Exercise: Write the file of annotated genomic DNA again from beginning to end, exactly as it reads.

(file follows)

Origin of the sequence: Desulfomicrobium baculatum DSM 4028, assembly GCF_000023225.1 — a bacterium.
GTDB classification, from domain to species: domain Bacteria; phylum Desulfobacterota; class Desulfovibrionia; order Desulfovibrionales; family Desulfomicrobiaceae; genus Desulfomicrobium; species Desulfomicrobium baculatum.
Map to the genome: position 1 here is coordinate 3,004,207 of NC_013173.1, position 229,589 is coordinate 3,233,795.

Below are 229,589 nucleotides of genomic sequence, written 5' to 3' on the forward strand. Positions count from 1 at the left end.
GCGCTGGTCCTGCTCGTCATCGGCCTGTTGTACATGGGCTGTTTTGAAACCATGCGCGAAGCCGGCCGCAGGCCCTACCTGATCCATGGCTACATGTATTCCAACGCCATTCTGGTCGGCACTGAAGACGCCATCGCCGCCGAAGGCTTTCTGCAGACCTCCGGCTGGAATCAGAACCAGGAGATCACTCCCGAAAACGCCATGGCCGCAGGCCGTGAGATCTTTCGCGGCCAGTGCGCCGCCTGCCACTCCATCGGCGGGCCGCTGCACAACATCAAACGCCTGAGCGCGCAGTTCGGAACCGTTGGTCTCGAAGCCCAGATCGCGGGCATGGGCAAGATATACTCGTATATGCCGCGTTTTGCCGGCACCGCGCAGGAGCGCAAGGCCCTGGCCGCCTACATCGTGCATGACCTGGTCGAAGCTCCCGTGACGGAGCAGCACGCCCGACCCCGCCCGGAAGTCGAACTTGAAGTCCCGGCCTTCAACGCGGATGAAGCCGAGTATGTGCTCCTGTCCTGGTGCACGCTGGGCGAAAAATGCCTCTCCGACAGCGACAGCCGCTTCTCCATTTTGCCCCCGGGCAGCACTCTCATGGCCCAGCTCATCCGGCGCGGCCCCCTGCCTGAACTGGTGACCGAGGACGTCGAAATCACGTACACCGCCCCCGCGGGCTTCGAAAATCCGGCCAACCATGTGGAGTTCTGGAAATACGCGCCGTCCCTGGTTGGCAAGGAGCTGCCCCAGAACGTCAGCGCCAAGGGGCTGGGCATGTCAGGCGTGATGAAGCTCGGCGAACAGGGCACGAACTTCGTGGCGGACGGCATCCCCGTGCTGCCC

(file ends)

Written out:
Origin of the sequence: Desulfomicrobium baculatum DSM 4028, assembly GCF_000023225.1 — a bacterium.
GTDB classification, from domain to species: domain Bacteria; phylum Desulfobacterota; class Desulfovibrionia; order Desulfovibrionales; family Desulfomicrobiaceae; genus Desulfomicrobium; species Desulfomicrobium baculatum.
Map to the genome: position 1 here is coordinate 3,004,207 of NC_013173.1, position 229,589 is coordinate 3,233,795.

Below are 229,589 nucleotides of genomic sequence, written 5' to 3' on the forward strand. Positions count from 1 at the left end.
GCGCTGGTCCTGCTCGTCATCGGCCTGTTGTACATGGGCTGTTTTGAAACCATGCGCGAAGCCGGCCGCAGGCCCTACCTGATCCATGGCTACATGTATTCCAACGCCATTCTGGTCGGCACTGAAGACGCCATCGCCGCCGAAGGCTTTCTGCAGACCTCCGGCTGGAATCAGAACCAGGAGATCACTCCCGAAAACGCCATGGCCGCAGGCCGTGAGATCTTTCGCGGCCAGTGCGCCGCCTGCCACTCCATCGGCGGGCCGCTGCACAACATCAAACGCCTGAGCGCGCAGTTCGGAACCGTTGGTCTCGAAGCCCAGATCGCGGGCATGGGCAAGATATACTCGTATATGCCGCGTTTTGCCGGCACCGCGCAGGAGCGCAAGGCCCTGGCCGCCTACATCGTGCATGACCTGGTCGAAGCTCCCGTGACGGAGCAGCACGCCCGACCCCGCCCGGAAGTCGAACTTGAAGTCCCGGCCTTCAACGCGGATGAAGCCGAGTATGTGCTCCTGTCCTGGTGCACGCTGGGCGAAAAATGCCTCTCCGACAGCGACAGCCGCTTCTCCATTTTGCCCCCGGGCAGCACTCTCATGGCCCAGCTCATCCGGCGCGGCCCCCTGCCTGAACTGGTGACCGAGGACGTCGAAATCACGTACACCGCCCCCGCGGGCTTCGAAAATCCGGCCAACCATGTGGAGTTCTGGAAATACGCGCCGTCCCTGGTTGGCAAGGAGCTGCCCCAGAACGTCAGCGCCAAGGGGCTGGGCATGTCAGGCGTGATGAAGCTCGGCGAACAGGGCACGAACTTCGTGGCGGACGGCATCCCCGTGCTGCCC